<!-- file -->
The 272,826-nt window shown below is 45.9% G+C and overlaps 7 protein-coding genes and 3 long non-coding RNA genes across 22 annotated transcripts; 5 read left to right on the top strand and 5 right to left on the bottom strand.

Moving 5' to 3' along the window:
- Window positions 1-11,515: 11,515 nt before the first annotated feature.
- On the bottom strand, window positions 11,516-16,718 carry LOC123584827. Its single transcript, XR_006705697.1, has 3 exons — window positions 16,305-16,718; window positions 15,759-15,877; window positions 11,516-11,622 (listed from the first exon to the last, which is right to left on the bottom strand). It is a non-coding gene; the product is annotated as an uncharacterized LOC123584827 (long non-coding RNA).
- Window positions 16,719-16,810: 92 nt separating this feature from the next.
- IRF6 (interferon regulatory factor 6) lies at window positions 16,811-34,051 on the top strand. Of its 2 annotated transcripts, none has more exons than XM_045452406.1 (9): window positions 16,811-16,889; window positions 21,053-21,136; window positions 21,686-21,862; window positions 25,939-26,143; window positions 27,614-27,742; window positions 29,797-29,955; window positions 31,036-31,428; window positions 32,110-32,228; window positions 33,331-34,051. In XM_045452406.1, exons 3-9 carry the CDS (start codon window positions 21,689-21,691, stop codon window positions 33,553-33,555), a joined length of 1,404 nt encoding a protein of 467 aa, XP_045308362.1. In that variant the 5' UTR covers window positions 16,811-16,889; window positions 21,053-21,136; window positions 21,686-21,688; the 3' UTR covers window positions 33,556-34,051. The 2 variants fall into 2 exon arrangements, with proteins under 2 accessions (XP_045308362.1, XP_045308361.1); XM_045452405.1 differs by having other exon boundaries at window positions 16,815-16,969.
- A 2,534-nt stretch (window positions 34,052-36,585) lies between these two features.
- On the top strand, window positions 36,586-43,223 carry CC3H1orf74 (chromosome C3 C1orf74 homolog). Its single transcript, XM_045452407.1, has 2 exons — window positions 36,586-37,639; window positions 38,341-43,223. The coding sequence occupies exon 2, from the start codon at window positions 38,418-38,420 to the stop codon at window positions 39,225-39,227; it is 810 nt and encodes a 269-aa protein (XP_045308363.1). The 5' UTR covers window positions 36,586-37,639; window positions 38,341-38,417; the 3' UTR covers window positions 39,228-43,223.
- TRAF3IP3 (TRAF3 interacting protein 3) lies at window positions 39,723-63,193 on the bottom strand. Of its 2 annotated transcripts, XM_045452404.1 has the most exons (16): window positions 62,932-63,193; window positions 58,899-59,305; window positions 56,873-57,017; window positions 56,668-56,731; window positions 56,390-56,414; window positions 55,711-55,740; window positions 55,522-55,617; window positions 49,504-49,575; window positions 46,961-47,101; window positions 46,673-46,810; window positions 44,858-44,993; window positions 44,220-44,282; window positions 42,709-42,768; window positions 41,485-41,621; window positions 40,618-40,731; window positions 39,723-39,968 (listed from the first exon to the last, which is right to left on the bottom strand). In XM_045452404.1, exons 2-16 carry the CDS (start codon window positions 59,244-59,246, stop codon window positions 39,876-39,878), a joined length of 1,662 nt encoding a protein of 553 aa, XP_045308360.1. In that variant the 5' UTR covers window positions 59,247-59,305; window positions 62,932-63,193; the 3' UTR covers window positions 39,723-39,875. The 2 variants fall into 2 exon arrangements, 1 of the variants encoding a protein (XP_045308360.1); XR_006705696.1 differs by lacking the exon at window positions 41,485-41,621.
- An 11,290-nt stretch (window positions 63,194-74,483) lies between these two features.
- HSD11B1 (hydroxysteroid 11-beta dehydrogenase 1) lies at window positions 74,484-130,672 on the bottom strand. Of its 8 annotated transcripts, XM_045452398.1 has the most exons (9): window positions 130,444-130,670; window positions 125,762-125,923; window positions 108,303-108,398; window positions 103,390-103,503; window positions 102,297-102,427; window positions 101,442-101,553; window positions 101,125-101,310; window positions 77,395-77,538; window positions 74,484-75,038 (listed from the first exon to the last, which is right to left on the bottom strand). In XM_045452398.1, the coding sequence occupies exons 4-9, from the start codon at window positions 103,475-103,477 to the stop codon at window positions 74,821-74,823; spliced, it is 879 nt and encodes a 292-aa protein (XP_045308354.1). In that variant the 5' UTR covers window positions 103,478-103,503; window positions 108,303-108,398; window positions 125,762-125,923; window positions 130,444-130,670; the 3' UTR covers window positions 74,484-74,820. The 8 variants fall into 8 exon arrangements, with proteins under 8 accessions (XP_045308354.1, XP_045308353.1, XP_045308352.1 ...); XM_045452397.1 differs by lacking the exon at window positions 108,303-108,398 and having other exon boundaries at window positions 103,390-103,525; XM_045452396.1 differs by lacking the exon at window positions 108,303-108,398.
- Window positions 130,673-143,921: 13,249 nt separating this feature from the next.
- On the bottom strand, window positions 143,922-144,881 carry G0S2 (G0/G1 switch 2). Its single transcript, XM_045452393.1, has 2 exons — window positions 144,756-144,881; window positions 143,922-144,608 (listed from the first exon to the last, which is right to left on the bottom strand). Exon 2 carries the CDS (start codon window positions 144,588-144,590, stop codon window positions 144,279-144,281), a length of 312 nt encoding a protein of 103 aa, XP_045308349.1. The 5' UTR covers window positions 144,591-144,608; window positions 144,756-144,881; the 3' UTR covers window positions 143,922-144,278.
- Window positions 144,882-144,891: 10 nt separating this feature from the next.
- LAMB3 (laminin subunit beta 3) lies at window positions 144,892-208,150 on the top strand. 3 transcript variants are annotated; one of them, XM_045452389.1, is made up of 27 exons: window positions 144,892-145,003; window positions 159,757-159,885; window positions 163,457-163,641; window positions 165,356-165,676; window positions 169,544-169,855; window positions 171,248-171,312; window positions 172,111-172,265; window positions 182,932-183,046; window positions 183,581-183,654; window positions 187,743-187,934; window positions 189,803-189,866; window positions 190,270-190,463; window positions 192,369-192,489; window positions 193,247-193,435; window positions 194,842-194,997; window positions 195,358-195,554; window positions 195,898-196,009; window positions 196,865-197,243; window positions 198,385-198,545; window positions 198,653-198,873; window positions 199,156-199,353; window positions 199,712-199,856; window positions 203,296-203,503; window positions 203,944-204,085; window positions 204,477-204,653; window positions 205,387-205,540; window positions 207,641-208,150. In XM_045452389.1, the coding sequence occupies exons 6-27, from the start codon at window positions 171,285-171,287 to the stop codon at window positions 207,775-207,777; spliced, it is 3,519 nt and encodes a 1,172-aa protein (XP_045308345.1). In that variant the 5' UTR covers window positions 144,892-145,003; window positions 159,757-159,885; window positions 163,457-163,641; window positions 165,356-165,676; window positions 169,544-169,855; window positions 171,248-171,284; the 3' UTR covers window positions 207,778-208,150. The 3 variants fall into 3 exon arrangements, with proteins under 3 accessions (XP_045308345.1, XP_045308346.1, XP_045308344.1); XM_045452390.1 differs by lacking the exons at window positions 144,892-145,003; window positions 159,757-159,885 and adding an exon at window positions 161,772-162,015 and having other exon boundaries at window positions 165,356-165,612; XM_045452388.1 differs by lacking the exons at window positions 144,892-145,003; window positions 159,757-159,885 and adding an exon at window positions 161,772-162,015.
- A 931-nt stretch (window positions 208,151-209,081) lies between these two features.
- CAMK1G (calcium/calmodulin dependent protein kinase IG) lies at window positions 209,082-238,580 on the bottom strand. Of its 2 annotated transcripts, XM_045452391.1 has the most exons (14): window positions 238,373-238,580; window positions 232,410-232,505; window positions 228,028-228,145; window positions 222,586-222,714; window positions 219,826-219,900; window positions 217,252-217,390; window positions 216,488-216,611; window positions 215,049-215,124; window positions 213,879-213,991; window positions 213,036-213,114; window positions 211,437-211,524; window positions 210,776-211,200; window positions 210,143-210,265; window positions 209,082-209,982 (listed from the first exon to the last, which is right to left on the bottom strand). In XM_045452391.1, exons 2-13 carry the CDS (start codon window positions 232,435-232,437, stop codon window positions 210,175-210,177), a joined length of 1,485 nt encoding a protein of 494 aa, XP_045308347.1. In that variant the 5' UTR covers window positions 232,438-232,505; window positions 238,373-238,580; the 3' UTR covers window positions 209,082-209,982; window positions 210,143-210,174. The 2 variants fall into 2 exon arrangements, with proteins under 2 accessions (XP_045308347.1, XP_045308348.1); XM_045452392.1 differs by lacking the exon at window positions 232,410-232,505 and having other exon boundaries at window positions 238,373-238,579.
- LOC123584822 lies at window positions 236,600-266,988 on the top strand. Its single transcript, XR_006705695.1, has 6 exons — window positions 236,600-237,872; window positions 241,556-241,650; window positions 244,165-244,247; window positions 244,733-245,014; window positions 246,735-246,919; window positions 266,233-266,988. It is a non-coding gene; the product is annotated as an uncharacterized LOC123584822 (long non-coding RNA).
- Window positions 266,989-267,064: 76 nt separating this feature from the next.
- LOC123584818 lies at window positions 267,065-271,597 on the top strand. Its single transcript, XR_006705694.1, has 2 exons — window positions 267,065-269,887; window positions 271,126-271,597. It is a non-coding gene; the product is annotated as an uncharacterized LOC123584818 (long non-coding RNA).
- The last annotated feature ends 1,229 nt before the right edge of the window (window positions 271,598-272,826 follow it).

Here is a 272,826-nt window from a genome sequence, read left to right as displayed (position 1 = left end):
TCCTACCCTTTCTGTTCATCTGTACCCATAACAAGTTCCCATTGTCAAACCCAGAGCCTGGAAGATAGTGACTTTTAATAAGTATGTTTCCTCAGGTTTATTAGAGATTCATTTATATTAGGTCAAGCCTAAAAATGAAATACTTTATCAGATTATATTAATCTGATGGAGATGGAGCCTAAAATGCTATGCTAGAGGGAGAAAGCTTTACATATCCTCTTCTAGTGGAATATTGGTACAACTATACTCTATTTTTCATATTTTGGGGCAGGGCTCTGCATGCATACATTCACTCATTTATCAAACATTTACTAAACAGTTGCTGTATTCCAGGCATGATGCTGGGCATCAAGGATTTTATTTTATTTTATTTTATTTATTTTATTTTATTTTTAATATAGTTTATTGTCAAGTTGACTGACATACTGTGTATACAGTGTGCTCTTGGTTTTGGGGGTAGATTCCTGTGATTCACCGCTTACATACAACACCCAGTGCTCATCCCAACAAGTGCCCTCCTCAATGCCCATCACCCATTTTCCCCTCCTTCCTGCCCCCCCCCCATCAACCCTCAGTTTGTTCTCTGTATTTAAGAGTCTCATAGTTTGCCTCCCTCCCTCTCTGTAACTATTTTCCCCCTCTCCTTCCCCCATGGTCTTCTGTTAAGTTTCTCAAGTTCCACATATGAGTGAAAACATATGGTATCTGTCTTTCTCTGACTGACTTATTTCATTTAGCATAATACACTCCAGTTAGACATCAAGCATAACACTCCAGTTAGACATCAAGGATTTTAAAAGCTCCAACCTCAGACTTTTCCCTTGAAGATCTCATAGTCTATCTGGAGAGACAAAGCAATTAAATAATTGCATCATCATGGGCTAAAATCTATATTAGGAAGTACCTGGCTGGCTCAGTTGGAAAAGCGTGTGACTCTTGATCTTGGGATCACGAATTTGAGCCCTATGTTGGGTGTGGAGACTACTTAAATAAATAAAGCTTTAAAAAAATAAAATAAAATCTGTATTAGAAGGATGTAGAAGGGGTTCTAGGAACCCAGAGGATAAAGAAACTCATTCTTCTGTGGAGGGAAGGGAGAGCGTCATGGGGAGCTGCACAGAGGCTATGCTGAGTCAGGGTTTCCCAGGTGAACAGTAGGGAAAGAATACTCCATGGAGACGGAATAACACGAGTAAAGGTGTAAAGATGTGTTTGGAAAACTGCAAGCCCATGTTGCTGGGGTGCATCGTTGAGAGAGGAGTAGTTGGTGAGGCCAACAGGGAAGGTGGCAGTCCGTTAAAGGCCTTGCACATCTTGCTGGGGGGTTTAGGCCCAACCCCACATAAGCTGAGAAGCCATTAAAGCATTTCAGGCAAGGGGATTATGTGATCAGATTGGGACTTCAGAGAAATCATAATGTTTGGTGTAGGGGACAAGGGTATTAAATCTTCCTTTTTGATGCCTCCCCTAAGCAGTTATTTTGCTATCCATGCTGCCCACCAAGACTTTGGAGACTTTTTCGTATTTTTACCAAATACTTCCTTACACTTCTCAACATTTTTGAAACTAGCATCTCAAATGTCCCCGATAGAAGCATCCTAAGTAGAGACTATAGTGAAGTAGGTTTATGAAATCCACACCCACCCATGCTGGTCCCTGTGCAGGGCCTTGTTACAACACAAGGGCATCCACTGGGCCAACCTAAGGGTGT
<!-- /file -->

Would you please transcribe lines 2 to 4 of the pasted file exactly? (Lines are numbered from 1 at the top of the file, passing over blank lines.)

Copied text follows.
Moving 5' to 3' along the window:
- Window positions 1-11,515: 11,515 nt before the first annotated feature.
- On the bottom strand, window positions 11,516-16,718 carry LOC123584827. Its single transcript, XR_006705697.1, has 3 exons — window positions 16,305-16,718; window positions 15,759-15,877; window positions 11,516-11,622 (listed from the first exon to the last, which is right to left on the bottom strand). It is a non-coding gene; the product is annotated as an uncharacterized LOC123584827 (long non-coding RNA).